1. jfalkingham's Avatar
    Use the eBay app and with the code PICKFAST you get 15% off up to $100. BestBuy sells them via eBay at $429, then 15% off comes down to $365 with free shipping. If you use Samsung Pay as the payment method you get 5% via gift card back.

    Good luck, I just bought 2.
    11-21-18 11:43 AM
  2. knibbeone's Avatar
    If I can get an answer on WiFi calling I’m in! No cell service at home at all. WiFi is a deal breaker. I also fly a lot and the WiFi features keep my texts and emails updated while in the air. Love that part.
    phuoc likes this.
    11-21-18 12:40 PM
  3. tickerguy's Avatar
    Yep.... sadly no WFC or I would have bought one instantly this morning. Oh well TCL...
    phuoc likes this.
    11-21-18 07:26 PM
  4. Matthew Davis7's Avatar
    Yep.... sadly no WFC or I would have bought one instantly this morning. Oh well TCL...
    TLC built the capability into the phone, but it's up to carriers to provision for it. Unfortunately TLC dosen't have the necessary relationships with carriers to pull that off. A PKB is far more important to some than having WFC, myself included.
    11-25-18 12:37 PM
  5. tickerguy's Avatar
    TLC built the capability into the phone, but it's up to carriers to provision for it. Unfortunately TLC dosen't have the necessary relationships with carriers to pull that off. A PKB is far more important to some than having WFC, myself included.
    That's just plain old-fashioned false.

    The reason it doesn't connect is that TCL intentionally used a non-US "user agent" string in the build. Since the phone prohibits rooting (and will lock you out if you manage to do it) you can't change said string. This was investigated in detail when it started happening with previous TCL-built devices.

    The DTEK60 and Priv both connect to WFC on T-Mobile just fine, and the DTEK60 was never sold by any of the US carriers. That's because the DTEK60 uses a US user-agent string.

    This is not an accident nor a function of TCL not "having a relationship" with anyone. In the case of AT&T it might be, because they whitelist IMEI prefixes and if you're not in the whitelisted range it doesn't work. But in the case of T-Mobile this is just flat-out not the case; if you meet the technical requirements to connect on their network it will work, and it is definitely NOT the case that TCL doesn't know what those requirements are.

    They do know and have intentionally decided not to comply with them.

    I'm not buying an intentionally-crippled device; in my specific use case no WFC means I have unusable service at my home and in multiple other places I travel to where there is perfectly good WiFi but poor-to-nonexistent cell penetration.
    11-25-18 12:43 PM
  6. Matthew Davis7's Avatar
    If true, why would intentionally TCL do that?? Has T-Mobile made WFC a thing to compensate for their historically poor coverage? I'm on AT&T and have never noticed much of a need. The question remains, however, why would TCL potentially cripple sales?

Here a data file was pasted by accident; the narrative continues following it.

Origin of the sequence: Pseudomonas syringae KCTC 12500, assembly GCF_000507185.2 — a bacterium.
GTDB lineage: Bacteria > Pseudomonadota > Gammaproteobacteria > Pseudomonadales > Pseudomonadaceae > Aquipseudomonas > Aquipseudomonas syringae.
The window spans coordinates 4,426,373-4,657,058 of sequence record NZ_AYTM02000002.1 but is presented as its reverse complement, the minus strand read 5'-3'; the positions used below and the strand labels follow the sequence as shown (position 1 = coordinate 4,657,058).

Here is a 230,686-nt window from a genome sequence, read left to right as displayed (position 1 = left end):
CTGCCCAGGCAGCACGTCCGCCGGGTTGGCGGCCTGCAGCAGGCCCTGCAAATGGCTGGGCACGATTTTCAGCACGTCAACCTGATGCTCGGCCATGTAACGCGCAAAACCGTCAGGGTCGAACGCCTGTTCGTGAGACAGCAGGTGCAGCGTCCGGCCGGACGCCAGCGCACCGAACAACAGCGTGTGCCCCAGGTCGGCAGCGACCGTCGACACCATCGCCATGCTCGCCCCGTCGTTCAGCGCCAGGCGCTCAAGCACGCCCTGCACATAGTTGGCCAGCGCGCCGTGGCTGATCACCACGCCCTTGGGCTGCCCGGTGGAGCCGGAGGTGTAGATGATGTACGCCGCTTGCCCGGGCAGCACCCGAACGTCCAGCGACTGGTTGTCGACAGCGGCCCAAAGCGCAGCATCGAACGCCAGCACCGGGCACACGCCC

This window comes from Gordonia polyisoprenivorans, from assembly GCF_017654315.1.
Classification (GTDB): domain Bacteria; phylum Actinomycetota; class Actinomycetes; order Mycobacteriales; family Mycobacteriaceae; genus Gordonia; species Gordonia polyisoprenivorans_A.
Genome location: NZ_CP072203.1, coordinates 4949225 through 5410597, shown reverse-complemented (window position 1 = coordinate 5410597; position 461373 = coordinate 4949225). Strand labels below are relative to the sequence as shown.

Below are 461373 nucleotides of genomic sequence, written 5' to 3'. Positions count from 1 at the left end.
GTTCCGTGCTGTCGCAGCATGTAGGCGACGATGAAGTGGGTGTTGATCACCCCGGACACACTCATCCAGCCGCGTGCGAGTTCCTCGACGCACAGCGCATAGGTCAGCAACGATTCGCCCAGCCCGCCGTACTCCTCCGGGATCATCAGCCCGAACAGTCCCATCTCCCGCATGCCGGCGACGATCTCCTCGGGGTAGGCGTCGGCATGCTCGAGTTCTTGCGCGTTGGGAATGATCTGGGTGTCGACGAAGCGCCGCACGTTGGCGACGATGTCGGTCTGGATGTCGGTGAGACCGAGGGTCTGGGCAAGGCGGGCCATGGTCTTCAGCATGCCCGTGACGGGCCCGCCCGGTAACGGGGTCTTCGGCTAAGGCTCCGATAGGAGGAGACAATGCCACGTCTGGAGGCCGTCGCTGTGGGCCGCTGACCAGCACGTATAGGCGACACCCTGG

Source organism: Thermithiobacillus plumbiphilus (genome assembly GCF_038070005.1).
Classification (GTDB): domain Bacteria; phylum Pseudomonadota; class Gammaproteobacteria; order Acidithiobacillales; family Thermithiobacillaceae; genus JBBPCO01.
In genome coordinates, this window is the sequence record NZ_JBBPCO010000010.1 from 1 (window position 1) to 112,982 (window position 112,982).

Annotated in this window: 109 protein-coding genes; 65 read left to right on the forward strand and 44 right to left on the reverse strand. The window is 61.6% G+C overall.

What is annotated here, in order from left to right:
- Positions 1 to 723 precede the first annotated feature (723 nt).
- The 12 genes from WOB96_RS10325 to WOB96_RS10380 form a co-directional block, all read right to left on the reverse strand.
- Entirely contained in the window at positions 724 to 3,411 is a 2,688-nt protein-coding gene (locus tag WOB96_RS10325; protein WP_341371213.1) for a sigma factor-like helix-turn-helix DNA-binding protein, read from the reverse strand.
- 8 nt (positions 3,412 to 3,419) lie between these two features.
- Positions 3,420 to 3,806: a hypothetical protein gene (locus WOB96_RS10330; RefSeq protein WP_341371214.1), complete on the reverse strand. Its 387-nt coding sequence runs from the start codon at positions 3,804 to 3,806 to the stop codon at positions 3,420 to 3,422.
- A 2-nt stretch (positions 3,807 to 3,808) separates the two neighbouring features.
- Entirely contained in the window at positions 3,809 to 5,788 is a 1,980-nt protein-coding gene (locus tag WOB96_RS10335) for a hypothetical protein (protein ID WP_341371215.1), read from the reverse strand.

11-25-18 12:51 PM
  7. Chuck Finley69's Avatar
    That's just plain old-fashioned false.

    The reason it doesn't connect is that TCL intentionally used a non-US "user agent" string in the build. Since the phone prohibits rooting (and will lock you out if you manage to do it) you can't change said string. This was investigated in detail when it started happening with previous TCL-built devices.

    The DTEK60 and Priv both connect to WFC on T-Mobile just fine, and the DTEK60 was never sold by any of the US carriers. That's because the DTEK60 uses a US user-agent string.

    This is not an accident nor a function of TCL not "having a relationship" with anyone. In the case of AT&T it might be, because they whitelist IMEI prefixes and if you're not in the whitelisted range it doesn't work. But in the case of T-Mobile this is just flat-out not the case; if you meet the technical requirements to connect on their network it will work, and it is definitely NOT the case that TCL doesn't know what those requirements are.

    They do know and have intentionally decided not to comply with them.

    I'm not buying an intentionally-crippled device; in my specific use case no WFC means I have unusable service at my home and in multiple other places I travel to where there is perfectly good WiFi but poor-to-nonexistent cell penetration.
    You’re confusing different things I believe. The user string issue pertains to non-domestic hardware.

    Blocked as enhanced calling features is done by the carrier.
    11-25-18 08:19 PM
  8. tickerguy's Avatar
    No.

    VoLTE is reported to work on T-Mobile with the Key2LE. So the "enhanced calling feature" thing is not at-issue here.

    WFC is deliberately not compatible, and it's TCL that did it on purpose, just as they with the original Key2 that *was* working originally, then they pushed a firmware update and it disappeared. The most-likely reason (if I had one I could poke around I could tell you for certain) is that they once again played with the user-agent string.
    11-25-18 08:22 PM
  9. Chuck Finley69's Avatar
    No.

    VoLTE is reported to work on T-Mobile with the Key2LE. So the "enhanced calling feature" thing is not at-issue here.

    WFC is deliberately not compatible, and it's TCL that did it on purpose, just as they with the original Key2 that *was* working originally, then they pushed a firmware update and it disappeared. The most-likely reason (if I had one I could poke around I could tell you for certain) is that they once again played with the user-agent string.